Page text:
Rønningen Ramblings: Berry in the Clouds
By Heidi Håvan Grosch
Norwegian American Weekly
Heidi Håvan Grosch was a long-time Minnesotan until she married her favorite Norwegian, Morten Håvan. She moved to his home country of Norway, and as a recent immigrant, she is experiencing Norway with a unique perspective, filling us in on the good, the bad, and the unexpected! She is a regular columnist for the Norwegian American Weekly.
It’s berry season here in Norway, and this year they are in abundance. Rarely a day goes by without some sort of stain on my fingertips from picking. There are wild raspberries in the ditches, blueberries in the forest and rips (red currents) and solbær (black currents) hanging heavy from bushes. And… up in the mountains, in the marshy areas moose are fond of (but I can’t tell you where since these good berry spots are closely guarded secrets!), you will find a small, round, yellow berry that can save you from scurvy, decorates a coat of arms in the Norwegian town of Nesseby and is pictured on a Finnish coin. It’s the Multe (or Molte) berry, also called the cloudberry. It can be found in the northern mountain climates of Scandinavia, the United States (especially in Neb. and Alaska), Canada and Siberia/Russia.
Its scientific name sounds like a character straight out of a Harry Potter novel: Rubus Chamaemorus (ROO-buss Kam-may-MORE-us). Many of its other names are just as unusual:
Kruipbraam or Gele bosbraam (Dutch)
Mûre des marais, Plaquebière, Ronce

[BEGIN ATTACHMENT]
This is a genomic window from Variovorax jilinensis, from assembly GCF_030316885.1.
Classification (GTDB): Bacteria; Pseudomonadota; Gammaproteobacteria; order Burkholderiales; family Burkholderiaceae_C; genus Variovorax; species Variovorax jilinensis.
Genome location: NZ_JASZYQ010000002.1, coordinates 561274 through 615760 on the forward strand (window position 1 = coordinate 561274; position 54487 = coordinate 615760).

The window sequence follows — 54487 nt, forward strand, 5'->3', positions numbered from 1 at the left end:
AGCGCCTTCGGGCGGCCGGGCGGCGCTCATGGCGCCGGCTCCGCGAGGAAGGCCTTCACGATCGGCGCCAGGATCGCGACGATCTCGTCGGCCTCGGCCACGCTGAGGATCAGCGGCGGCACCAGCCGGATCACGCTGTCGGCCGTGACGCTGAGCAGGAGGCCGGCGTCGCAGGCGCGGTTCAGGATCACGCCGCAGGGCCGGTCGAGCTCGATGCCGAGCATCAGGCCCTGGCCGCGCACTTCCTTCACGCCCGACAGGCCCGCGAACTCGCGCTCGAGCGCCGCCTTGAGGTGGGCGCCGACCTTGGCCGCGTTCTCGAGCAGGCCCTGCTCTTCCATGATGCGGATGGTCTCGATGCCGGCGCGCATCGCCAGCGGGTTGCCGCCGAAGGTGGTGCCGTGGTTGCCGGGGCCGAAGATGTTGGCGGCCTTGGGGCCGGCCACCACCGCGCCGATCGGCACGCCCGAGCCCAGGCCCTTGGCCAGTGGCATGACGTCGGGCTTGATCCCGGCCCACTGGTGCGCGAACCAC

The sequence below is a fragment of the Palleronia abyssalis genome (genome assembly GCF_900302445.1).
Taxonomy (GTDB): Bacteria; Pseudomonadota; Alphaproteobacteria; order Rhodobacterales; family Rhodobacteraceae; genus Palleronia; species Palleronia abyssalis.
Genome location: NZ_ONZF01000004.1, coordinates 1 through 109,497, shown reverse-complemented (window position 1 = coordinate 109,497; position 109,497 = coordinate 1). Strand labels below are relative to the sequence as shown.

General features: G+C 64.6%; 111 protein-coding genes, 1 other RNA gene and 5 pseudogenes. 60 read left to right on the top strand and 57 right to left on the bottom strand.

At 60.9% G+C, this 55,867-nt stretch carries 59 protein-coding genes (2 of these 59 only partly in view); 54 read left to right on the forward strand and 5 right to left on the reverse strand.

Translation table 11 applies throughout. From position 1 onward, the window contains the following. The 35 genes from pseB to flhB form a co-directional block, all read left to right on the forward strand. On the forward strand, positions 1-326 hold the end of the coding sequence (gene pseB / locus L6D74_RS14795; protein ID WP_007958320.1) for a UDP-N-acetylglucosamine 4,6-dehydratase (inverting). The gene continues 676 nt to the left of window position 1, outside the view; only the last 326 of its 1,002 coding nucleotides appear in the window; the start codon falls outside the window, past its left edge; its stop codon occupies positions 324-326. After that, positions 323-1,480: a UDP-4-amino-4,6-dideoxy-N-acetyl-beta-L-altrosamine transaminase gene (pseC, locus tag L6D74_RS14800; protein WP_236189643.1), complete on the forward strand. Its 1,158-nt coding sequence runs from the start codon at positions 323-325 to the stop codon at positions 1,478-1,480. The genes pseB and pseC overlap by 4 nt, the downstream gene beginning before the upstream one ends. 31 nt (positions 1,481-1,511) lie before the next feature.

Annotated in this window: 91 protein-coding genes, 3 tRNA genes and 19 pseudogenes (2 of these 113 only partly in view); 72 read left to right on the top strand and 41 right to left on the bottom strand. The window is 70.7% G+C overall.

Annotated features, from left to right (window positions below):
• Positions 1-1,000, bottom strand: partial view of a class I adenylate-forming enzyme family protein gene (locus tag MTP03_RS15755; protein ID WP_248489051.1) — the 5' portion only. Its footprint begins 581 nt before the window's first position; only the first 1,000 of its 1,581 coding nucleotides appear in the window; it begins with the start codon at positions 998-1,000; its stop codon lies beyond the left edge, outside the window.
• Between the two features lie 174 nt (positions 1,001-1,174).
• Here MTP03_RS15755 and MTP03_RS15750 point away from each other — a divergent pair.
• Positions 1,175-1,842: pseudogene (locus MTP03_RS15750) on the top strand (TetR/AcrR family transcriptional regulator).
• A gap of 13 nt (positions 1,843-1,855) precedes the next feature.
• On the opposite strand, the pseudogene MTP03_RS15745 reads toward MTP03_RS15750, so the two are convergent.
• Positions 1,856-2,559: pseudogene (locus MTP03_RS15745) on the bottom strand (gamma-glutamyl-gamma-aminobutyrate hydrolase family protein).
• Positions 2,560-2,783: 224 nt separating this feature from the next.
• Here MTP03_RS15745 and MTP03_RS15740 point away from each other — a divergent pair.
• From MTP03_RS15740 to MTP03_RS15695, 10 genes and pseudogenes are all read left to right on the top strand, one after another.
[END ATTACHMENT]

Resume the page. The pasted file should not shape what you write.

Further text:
des tourbières, Ronce petit-mûrier or
Mûre arctique (French)
Moltebeere or Multebeere (German)
Ostružiník moruška (Czech)
Camemoro or Mora artica (Italian)
Luomi (northern Sami)
Naunraq or Atsalugpiaq (Yup’ik)
Artica, Mora de ronces, Camemoro (Spanish)
Like many other popular fruits and berries, Multe are found growing wild and the hunt in the late summer is a passion for many Norwegians, that makes sense, since Norwegians eat more multe than any other country. Multekrem (multe berries made into a jam and whipped into cream) is a dessert staple of any Jultide feast and of course must be served with Krumkake after a meal of Sodd (the meatball and broth dish famous in Nord-Trøndelag).
When the berries are young they are red and hard, with a paper-like covering. As they ripen, they soften and turn a golden honey color, the wrapper pulling away to form a petal-like base for the berry. It is illegal in some places in Norway to pick berries that aren’t ripe, even though your chances of being stopped are about as likely as being stopped by the border patrol on a return trip from Sweden with a few extra bottles of wine.
I remember my first picking experience fondly. I wore the required rubber boots and had my bucket. A big bucket. My in-laws just shook their heads, but I was optimistic. I would get a lot of berries, I was sure. We got to the right spot and I looked everywhere, expecting multe to grow on bushes like raspberries or domesticated blueberries. When I discovered that they grew on small individual plants about the size of a stalk of clover and were scattered hither-thither all over the place, I knew why my huge bucket had been slightly optimistic. It turned out to be a bit like a scavenger hunt, and not surprisingly, my bucket wasn’t even close to half full when we were done for the day.
Even though they are experimenting with cultivation in the Tromsø area, Norway imports 200-300 tons from Finland each year to meet the high demand… I guess we just can’t pick enough!
My husband got a look of panic on his face the other day when I told him we need to buy another freezer. But we have a few more years before the three cherry trees I planted last year begin to add to our annual berry picking chores! Meanwhile, we have plenty of other berries to keep us picking for at least a few more weeks.
For more information on Multe, go to:
Visit Heidi’s website at heidigrosch.com
This article was originally published in the Norwegian American Weekly on Aug. 11, 2009. For more information about the Weekly, call us at (800) 305-0217 or email email@example.com.